5 unique insights from the man at the helm of UK life science investor Imperial Innovations

Imperial Innovations has recently released its HY results, and I had the opportunity to sit down with Russ Cummings, the CEO, to get the real skinny on what’s going on at Innovations, where he sees the opportunities for the sector and what he is really getting excited about.

In case you missed it, here are the headlines from their HY report:

  • They posted a pre-tax loss of £7.0m for the six months to the end of January against a pre-tax profit of £24.4m a year ago. Net assets stood at £397.8m (FY 2014: £404.8m).
  • The key focus for the first half of the year has been to put the group’s capital to work in order to accelerate the development of their leading unquoted portfolio companies.
  • They have invested £22.4m across their portfolio in the first half and £32m in the year to date. Along with their co-investors, they have now committed £1 billion in investment in UK innovation since their IPO in 2006.

Russ summed it up in our interview as a period of ‘strong underlying performance, putting capital to work, and growing value over the long term.’

The results were bang on expectations – Russ pointed out that they had promised they would ramp up their investment rate from around £30million per annum towards £50 or £60 million per annum, and that is precisely what they have done.

But I was interested in delving deeper than his HY results and wanted to find out a little more about what makes Russ, and Imperial Innovations tick. So what did I learn in the interview?

1) Imperial Innovations is a potent force for life science investment in the UK

If you didn’t know it already, Imperial Innovations is one of the most potent forces attracting capital to the life science sector. The £1 billion marker is symbolic, but what it clearly demonstrates, as Russ says, is that Imperial Innovations is drawing capital into the sector and acting as a magnet for not just their own capital, but other people’s capital flowing into these businesses. This can only be good for the sector.

2) Quality is King

Russ definitely doesn’t want to develop a kind of culture where they are just pushing money. For him, at II, quality remains a very important aspect of what they do. Putting capital into more established portfolio companies, but also forming and investing in the next generation of companies that are coming through is integral to their strategy. And to do that successfully the focus has to be on quality.

3) Imperial Innovations is all about ambition

Russ reiterated what Nigel Pitchford said in our interview with him some months ago, that Imperial Innovations is in the business of building billion dollar healthcare companies. And to do that they need to have ambition, patience and a strong balance sheet.

The business model is to drive their companies with ambition, bring in quality co-investors, and not necessarily float companies too early.

Russ explains:

‘The strength of our balance sheet and co-investors means businesses can continue to progress as private entities to become substantial businesses.’

This focus on ambition really does set them apart. And clearly, it’s a formula that is working for them.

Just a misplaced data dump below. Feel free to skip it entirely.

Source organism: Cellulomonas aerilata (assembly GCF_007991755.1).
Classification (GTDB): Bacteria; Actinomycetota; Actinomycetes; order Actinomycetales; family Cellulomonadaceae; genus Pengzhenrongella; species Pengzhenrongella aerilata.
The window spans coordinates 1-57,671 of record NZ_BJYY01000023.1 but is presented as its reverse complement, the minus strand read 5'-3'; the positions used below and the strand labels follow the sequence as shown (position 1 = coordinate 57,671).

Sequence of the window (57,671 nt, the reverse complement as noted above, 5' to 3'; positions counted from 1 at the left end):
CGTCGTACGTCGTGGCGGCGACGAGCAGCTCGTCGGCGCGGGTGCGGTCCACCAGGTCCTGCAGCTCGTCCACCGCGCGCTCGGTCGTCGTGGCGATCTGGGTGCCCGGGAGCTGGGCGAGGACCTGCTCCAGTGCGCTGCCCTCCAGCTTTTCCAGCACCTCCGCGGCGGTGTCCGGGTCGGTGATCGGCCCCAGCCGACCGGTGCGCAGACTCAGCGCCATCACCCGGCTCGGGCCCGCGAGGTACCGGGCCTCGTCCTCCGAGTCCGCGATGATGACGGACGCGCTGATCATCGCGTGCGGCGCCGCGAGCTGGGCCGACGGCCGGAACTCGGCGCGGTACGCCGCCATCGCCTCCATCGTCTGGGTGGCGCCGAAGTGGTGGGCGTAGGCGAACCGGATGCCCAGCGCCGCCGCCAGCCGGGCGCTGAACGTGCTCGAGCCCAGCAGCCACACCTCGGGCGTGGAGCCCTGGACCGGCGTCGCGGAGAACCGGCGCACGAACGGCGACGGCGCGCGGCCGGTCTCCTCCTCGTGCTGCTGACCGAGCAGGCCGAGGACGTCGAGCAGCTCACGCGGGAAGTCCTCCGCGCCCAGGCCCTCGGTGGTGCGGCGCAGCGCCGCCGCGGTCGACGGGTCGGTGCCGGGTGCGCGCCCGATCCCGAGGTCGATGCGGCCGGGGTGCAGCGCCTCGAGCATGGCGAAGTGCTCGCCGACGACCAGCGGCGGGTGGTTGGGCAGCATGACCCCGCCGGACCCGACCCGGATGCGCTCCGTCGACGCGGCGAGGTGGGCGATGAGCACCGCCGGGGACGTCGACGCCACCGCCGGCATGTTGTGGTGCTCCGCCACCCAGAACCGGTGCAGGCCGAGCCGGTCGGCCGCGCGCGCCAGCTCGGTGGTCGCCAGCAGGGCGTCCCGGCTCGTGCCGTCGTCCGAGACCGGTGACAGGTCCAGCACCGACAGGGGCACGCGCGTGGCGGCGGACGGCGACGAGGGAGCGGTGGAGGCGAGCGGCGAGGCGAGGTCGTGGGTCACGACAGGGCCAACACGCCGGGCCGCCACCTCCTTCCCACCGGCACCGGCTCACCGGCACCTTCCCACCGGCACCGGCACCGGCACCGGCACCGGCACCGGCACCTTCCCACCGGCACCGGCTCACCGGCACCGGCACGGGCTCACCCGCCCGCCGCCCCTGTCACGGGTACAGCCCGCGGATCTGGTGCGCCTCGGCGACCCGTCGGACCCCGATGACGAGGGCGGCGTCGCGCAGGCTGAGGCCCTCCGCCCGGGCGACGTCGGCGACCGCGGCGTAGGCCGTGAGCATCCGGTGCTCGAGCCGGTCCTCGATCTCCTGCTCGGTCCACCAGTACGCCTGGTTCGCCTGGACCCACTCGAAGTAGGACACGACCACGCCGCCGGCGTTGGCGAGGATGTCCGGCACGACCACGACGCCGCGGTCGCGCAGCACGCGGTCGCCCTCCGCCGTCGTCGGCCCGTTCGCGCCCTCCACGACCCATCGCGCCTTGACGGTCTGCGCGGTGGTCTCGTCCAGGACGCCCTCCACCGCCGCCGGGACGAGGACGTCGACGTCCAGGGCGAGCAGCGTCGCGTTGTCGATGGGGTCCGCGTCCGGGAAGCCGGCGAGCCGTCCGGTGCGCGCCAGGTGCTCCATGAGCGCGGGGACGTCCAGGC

3 Key Success Factors to Building Billion Dollar Biotechs

I pressed Russ on what he thought were the KSF’s to his business model. He was swift to respond:

1. Building substantially, with ambition, over a long period of time

2. Timing

3. Management!

Russ is particularly passionate about the quality of management, and getting high quality management into his businesses much earlier than they might otherwise be able to or deserve. He recognizes that it’s not just sufficient to have technology and market opportunity, you need management to create value and exploit that.

In fact, Russ’s obsession with quality of management is one of the things that sets Imperial Innovations apart. For example, they have an entrepreneur in residence programme, they use venture partners cleverly, and they have a fantastic ability to recycle management teams (for example, Circassia’s management team – formally of PowderJet and Zeneus Pharma - was one Russ latched onto when he first stepped into the business).

4) Who cares about what’s currently hot or not?

Everybody is talking about Immuno-oncology. And of course that area is attracting a lot of attention. But the point that Russ is keen to stress is that they haven’t gone into those sectors because someone was waving a flag and saying they’re hot and exciting.

Successful companies in Russ’s portfolio such as Cell Medica and PsiOxus were businesses they helped co-found back in 2007/2008. Long before they were flagged up as being in hot sectors. But they invested in them because they were really novel, really exciting, innovative biology. They saw something in the academic research teams and the management teams they were building around those opportunities.

5) A new asset class of investors is emerging

3 years ago there was probably just Imperial Innovations and IP group that were operating in the space of commercialisation of university research and intellectual property. Alongside them of course have been the mainstream venture capital community, and the corporate venture community, that have been around for a while and are now a permanent fixture.

But the success of Imperial Innovations’ model, and also of IP group, has meant the emergence of a whole new set of investors including the likes of Allied Minds, Mercia, NetScientific and Malin.

This could be characterised as a whole new asset class of investors that is driving capital investment in the sector – which can only be a good thing!

Russ is going to be speaking at our Biotechs and the City evening social, themed around ‘Idea to IPO’ held in partnership with NASDAQ on 29th of April. To find out more, or to register, click here.


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